by Kevin Carr
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|| MOVIE: *** (out of 5 stars)
DVD EXPERIENCE: *** (out of 5 stars)
Tom Cavanagh as GEORGE GRIEVES
Kathleen York as JENNY
Lawrence Hilton-Jacobs as MANDINGO
Katherine Cunningham-Eves as ZOE
Paget Brewster as ANDREA
David Clayton Rogers as BILLY
Dan Gerrity as THE BALD MAN
George Newbern as FRANK
Studio: Raw Feed
Directed by: Tony Krantz
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As a life-long fan of horror movies, I can appreciate a good effort, and that’s exactly what comes out of “Sublime,” the new thriller from Raw Feed studio.
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As far as low-budget horror movies, it was a very well crafted film. The physical and technical elements of filmmaking are very impressive for the movie’s scope. It has a fine, creepy look with convincing set design and make-up.
The film tells the story of George Grieves (Tom Cavanagh), a man who has just turned 40 and is preparing to go to the hospital for his first scheduled colonoscopy. There are hints that his marriage has been rocky and his friends have not always been loyal. He’s hitting his mid-life crisis right on time.
After an awkward admission and surgical prep, he wakes up to find himself on a mysterious floor of the hospital, with few nurses, no power and signs that something nefarious is going on. He soon finds out that he’s been given an accidental unnecessary surgery, which has developed complications. His only friend in the hospital is his nurse Zoe, a beautiful young girl ho hopes to help him. However, as he soon uncovers the truth, it’s more terrifying than he ever imagined.
The biggest flaw of “Sublime” is the amateurish vision from the director. I won’t reveal anything of the surprise ending, but I will say it isn’t much of a surprise. In fact, it’s one of the biggest cliche’s in movies and an even bigger cliche in horror and genre fiction. What makes this worse is that it was awfully predictable and not much of a surprise.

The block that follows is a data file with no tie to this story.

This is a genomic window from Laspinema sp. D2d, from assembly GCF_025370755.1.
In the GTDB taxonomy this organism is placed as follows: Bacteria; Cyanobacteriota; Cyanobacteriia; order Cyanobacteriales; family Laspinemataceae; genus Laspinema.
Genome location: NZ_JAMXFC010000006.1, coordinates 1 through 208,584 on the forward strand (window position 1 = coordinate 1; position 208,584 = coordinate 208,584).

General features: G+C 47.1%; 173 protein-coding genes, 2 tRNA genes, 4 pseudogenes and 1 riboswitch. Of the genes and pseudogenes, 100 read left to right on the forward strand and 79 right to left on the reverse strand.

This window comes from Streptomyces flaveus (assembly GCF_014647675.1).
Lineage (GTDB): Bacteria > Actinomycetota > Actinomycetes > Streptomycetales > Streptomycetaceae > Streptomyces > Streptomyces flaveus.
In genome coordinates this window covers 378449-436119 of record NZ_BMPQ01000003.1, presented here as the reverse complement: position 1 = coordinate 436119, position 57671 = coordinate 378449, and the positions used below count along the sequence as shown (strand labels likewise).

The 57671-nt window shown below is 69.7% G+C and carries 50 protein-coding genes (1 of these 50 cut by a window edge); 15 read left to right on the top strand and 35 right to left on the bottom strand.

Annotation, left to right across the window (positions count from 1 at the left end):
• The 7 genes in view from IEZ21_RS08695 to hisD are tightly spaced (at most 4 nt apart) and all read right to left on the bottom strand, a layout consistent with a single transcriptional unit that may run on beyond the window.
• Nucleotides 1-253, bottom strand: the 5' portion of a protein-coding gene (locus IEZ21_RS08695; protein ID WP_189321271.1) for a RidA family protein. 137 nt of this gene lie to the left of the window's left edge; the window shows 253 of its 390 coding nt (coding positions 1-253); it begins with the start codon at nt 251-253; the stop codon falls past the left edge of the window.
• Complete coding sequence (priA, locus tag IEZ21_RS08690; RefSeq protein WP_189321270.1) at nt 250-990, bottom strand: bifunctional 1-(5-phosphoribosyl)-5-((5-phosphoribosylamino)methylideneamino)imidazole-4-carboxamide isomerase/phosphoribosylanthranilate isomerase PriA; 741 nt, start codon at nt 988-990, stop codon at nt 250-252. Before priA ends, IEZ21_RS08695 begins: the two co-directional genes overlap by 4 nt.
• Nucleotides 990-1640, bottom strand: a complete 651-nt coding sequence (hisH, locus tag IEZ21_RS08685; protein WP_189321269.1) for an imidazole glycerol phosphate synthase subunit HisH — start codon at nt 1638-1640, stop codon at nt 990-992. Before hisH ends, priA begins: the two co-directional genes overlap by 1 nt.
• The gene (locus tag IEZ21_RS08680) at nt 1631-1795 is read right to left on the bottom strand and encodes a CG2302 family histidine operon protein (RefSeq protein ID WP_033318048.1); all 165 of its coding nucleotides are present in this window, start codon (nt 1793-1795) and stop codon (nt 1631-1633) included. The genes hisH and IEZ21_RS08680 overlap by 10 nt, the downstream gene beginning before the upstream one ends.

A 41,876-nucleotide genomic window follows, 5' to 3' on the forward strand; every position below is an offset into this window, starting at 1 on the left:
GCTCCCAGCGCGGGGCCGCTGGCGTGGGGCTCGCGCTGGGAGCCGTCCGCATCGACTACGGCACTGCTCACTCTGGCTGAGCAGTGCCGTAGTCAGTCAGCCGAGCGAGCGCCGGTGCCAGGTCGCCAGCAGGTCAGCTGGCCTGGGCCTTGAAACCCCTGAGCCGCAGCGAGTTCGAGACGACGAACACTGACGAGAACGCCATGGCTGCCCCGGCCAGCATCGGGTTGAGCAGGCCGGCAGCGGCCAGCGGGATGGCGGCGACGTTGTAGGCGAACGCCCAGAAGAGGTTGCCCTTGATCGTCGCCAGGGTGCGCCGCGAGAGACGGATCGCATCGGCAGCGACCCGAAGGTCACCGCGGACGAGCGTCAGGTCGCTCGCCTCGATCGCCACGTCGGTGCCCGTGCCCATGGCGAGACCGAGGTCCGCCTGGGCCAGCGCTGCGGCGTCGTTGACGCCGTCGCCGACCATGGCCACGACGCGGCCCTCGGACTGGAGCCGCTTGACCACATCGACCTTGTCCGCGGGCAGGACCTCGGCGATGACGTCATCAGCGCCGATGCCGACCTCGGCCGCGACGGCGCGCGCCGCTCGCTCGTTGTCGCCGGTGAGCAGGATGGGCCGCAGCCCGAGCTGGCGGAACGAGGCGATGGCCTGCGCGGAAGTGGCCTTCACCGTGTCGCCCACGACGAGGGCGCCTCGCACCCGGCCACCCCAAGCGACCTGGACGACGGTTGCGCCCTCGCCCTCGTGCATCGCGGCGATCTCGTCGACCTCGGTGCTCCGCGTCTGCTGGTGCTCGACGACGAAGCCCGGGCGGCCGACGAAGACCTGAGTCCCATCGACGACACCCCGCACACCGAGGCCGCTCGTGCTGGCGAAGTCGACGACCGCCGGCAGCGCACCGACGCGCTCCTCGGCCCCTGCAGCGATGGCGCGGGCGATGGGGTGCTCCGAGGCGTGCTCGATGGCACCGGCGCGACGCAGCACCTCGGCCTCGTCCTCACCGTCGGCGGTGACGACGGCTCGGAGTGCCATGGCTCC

In his commentary, the director seems almost giddy at this supposedly surprise twist, and he just doesn’t give his audience enough credit to figure it out for themselves. The other problem director Tony Krantz has is that he has spent more time trying to make some convoluted message about George W. Bush and the Iraq situation than he has crafting his film.
I don’t mind a bit of political contemplation in movies, but when a standard horror film becomes a pulpit for a message, I find that just silly. Krantz just doesn’t seem to have his head in the right place, and I would suggest watching the movie without watching the commentary if you just want to enjoy a thriller.
Still, with Krantz’s misplaced political advocacy, “Sublime” comes across as an impressive feature. Normally, a direct-to-DVD horror movie is made for the splatter audience or its low-budget restrictions are far too obvious. However, “Sublime” manages to rise above the rest.
The film takes itself seriously but not so seriously that it becomes a joke. The performances are actually really stellar for what you might expect. Cavanagh carries the movie well and Katherine Cunningham-Eves is utterly compelling as the seductress nurse Zoe.
The DVD comes with a crew commentary plus additional interviews and an extended scene. “Sublime” is definitely a film to check out for a different pace of direct-to-DVD horror. And if Krantz and company can keep their self-important politics in check, they might go on to make some really spectacular films.
Specifications: Dolby Digital 5.1 Surround Sound. Widescreen (1.85:1). French subtitles. English language subtitles for the hearing impaired.